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Want to Evangelize? Tell People What God is Doing in Your Life

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Fr. Lucas Laborde - published on 12/05/14

Proclaiming the truth of the Gospel is showing, not just telling.

In several passages of the Gospel, we read that Jesus taught and proclaimed the good news. I always wondered about the use of these two verbs. Why do we need two words for an activity that is seemingly the same? Praying about this, I came to realize that they truly refer to different things.

Teaching is used when a certain content of truth is conveyed, e.g. when one explains the meaning of a certain passage of the Bible, or explains the effects of Baptism, or teaches on the different commandments and how to fulfill them, and so on. Clearly, Jesus did this kind of teaching. We have, for example, the Sermon of the Mount (Mt 5-7), the teachings on the life of the disciples in the Church (Mt 18), or several teachings referred to laws of the spiritual life, as we can see in many of the Lord’s parables.

But then there is “proclamation,” which means to point, not so much to a fixed content, spiritual law or commandment, but rather to what God is doing here and now, or what He is about to do.

For instance, Jesus says: “Destroy this temple, and I will build it up in three days.” (Jn 2) This is a clear reference to Christ’s passion and resurrection. Jesus is not simply saying, “This is how the building of a temple works”. He is indicating: “God is about to give His Son for the life of the world; you will be celebrating the Son’s apparent destruction, but the Father will raise Him up.”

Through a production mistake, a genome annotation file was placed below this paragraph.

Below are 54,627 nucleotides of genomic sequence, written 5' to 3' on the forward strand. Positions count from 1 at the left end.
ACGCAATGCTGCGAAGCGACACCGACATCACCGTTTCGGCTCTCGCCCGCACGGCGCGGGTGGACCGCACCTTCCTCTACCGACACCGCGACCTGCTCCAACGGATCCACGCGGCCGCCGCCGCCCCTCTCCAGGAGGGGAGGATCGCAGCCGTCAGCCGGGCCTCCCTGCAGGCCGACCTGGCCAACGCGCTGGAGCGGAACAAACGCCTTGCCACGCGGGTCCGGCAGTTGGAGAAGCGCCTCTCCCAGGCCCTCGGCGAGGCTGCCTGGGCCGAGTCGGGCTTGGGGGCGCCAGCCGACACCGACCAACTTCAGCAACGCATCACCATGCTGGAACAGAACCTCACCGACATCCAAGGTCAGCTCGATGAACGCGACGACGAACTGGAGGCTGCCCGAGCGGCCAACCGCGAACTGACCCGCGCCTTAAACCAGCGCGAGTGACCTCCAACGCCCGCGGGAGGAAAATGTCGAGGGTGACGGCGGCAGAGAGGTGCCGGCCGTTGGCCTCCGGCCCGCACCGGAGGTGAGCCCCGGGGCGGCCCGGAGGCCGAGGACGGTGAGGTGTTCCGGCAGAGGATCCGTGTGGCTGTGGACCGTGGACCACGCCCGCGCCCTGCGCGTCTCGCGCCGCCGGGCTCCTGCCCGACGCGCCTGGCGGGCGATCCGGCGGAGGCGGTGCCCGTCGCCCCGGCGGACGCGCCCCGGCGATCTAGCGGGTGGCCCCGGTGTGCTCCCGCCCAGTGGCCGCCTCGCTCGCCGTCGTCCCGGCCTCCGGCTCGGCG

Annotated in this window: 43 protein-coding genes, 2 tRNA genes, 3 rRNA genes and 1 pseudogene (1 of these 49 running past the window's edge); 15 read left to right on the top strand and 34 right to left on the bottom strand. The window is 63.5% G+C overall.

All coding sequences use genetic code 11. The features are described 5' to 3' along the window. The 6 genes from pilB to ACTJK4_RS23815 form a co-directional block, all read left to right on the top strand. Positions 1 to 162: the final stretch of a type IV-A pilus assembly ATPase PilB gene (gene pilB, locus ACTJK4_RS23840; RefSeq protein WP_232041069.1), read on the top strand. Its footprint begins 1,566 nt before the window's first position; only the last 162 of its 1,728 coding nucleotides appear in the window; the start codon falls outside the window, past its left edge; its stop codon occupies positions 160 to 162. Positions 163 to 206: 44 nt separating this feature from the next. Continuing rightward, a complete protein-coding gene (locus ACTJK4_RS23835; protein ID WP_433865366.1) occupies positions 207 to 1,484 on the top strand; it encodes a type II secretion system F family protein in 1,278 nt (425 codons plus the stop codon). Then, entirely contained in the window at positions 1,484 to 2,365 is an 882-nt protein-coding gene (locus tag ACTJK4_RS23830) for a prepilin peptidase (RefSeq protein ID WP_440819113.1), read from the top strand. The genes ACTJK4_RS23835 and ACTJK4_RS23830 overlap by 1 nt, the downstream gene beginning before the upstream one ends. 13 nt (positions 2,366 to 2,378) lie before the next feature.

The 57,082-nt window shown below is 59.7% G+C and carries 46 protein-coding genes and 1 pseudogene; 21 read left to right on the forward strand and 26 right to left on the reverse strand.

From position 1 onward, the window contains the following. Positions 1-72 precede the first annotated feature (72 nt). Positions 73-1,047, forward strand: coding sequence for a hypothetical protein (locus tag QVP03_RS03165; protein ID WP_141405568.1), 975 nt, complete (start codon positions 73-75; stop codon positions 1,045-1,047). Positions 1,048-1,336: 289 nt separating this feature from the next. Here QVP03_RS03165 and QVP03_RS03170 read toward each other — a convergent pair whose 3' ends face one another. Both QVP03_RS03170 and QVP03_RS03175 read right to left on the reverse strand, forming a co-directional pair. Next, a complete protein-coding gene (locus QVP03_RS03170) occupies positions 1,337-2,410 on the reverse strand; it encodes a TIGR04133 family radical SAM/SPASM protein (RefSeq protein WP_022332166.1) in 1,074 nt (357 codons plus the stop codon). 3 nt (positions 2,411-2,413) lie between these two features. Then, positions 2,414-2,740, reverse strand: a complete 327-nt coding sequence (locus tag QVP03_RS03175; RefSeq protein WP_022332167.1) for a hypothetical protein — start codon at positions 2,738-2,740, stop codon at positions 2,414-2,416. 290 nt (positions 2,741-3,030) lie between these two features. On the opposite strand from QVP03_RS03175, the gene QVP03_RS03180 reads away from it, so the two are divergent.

Or when Jesus says: “Today this passage is fulfilled in your hearing.” (Lk 4:21) What Jesus does here is not simply provide an interpretation on the passage of Isaiah 61:1-2. He is rather pointing to something that God is doing: the Father is sending His messenger to free captive humanity. The phrase is bringing to light what the Lord is actually performing – an activity usually hidden to human eyes – and using the words of Scripture to describe it.

I find that this still happens in the context of the Church today.

Sometimes we simply teach. We impart an instruction on the sacraments, Christian life, the Creed, or the history of the Church. But many times we may also receive the gift of proclamation.

In that case, we are led to point to something that the Lord is doing or wants to do in a person’s life. In performing a work of mercy towards someone in need, we may come to realize that Christ wanted to extend his compassion towards that person through us. When inviting someone to a retreat, we later discover that it was the Holy Spirit working through our invitation. At times, the most common form of “proclamation” takes place after the fact, in the form of testimony, when we tell others: “Now I realize that this is something that God brought about in my life.”

But on other occasions we may be given also the gift of real-time proclamation, when we are given the knowledge of something that God is doing while we speak or act. At times, we can discern “patterns,” what the Lord has been doing or begun in a community, so that we may encourage the members of that community to be open to God’s guidance and may cooperate with it.

Let me give you an example of what I mean – it will be one of “after-the-fact” proclamation. Many priests of the Society Saint John in Argentina have shared that in recent years that many high school and college students who are part of our programs there have been profoundly impacted by the retreats and missions. This resulted in an unintended consequence:  their parents were also drawn to reconsider the Catholic faith.

I remember in particular the story I was told of a woman who was a psychiatrist  who specialized in teenagers. She considered herself an atheist. Her own daughter had been battling with depression for a long time, and she had lost hope of finding a solution for her daughter. But then her daughter was invited to a retreat by some friends at school, and her life changed dramatically. She was a new person. Her mother was stunned and said to herself: “I need to find out what this is about.”

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